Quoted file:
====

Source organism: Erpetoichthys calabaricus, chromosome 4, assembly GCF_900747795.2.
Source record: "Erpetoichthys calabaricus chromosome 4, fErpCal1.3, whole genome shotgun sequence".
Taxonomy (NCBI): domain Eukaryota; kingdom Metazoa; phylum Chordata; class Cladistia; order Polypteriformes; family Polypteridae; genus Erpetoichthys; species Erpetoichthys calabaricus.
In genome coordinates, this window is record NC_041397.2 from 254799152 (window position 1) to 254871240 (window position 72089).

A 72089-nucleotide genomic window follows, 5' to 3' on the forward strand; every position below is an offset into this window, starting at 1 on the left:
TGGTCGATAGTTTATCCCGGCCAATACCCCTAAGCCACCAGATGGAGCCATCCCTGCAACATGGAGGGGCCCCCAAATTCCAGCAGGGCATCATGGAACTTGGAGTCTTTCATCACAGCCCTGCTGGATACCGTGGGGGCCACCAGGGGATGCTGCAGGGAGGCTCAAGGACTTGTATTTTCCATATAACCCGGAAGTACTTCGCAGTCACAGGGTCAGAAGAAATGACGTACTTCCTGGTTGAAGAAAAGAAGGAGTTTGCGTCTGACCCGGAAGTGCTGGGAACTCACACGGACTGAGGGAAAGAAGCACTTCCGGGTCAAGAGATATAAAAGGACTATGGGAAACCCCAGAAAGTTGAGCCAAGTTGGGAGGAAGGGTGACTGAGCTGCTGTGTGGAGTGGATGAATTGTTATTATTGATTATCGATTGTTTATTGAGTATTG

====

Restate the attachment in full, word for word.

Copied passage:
Source organism: Erpetoichthys calabaricus, chromosome 4, assembly GCF_900747795.2.
Source record: "Erpetoichthys calabaricus chromosome 4, fErpCal1.3, whole genome shotgun sequence".
Taxonomy (NCBI): domain Eukaryota; kingdom Metazoa; phylum Chordata; class Cladistia; order Polypteriformes; family Polypteridae; genus Erpetoichthys; species Erpetoichthys calabaricus.
In genome coordinates, this window is record NC_041397.2 from 254799152 (window position 1) to 254871240 (window position 72089).

A 72089-nucleotide genomic window follows, 5' to 3' on the forward strand; every position below is an offset into this window, starting at 1 on the left:
TGGTCGATAGTTTATCCCGGCCAATACCCCTAAGCCACCAGATGGAGCCATCCCTGCAACATGGAGGGGCCCCCAAATTCCAGCAGGGCATCATGGAACTTGGAGTCTTTCATCACAGCCCTGCTGGATACCGTGGGGGCCACCAGGGGATGCTGCAGGGAGGCTCAAGGACTTGTATTTTCCATATAACCCGGAAGTACTTCGCAGTCACAGGGTCAGAAGAAATGACGTACTTCCTGGTTGAAGAAAAGAAGGAGTTTGCGTCTGACCCGGAAGTGCTGGGAACTCACACGGACTGAGGGAAAGAAGCACTTCCGGGTCAAGAGATATAAAAGGACTATGGGAAACCCCAGAAAGTTGAGCCAAGTTGGGAGGAAGGGTGACTGAGCTGCTGTGTGGAGTGGATGAATTGTTATTATTGATTATCGATTGTTTATTGAGTATTG